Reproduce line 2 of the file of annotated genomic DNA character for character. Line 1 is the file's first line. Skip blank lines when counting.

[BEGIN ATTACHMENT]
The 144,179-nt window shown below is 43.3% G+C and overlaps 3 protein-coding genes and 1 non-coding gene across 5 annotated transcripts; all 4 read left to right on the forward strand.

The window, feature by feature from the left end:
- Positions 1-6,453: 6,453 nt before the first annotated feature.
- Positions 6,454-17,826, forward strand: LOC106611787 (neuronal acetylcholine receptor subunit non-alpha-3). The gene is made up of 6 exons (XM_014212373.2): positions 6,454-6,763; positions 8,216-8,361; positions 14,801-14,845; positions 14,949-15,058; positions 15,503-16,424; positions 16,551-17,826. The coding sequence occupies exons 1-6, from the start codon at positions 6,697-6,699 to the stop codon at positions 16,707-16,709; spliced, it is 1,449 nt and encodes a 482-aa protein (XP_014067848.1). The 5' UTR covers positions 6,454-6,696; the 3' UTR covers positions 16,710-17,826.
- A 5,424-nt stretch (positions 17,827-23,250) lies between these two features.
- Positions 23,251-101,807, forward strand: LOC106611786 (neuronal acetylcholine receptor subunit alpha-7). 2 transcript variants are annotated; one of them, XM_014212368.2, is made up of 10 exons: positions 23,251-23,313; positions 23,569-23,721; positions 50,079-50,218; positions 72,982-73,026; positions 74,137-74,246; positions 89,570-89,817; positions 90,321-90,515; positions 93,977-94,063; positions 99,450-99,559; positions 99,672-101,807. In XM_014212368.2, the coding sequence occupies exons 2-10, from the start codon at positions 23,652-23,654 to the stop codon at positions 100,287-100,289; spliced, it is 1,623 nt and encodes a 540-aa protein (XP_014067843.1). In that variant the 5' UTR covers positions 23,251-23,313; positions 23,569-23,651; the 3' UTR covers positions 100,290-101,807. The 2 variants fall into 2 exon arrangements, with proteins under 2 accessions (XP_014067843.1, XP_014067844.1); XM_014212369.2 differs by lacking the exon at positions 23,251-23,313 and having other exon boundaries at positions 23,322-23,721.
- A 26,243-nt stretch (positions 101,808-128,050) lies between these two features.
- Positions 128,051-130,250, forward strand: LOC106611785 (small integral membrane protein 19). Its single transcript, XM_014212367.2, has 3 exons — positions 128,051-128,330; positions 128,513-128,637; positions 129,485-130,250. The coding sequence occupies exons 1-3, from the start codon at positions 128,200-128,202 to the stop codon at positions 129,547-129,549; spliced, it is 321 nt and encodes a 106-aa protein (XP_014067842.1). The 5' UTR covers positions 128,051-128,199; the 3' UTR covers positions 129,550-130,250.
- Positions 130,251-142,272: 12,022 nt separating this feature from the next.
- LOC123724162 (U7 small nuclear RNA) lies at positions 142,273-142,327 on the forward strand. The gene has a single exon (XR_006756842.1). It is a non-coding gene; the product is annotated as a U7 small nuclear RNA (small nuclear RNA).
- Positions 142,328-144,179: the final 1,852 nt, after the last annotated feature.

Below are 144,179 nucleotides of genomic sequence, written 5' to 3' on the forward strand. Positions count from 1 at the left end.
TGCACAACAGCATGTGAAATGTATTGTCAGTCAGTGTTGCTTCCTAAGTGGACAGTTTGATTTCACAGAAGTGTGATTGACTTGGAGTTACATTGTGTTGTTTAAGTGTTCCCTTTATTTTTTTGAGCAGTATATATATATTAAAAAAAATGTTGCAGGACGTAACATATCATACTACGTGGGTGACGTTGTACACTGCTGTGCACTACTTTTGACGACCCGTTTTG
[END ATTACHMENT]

The window, feature by feature from the left end: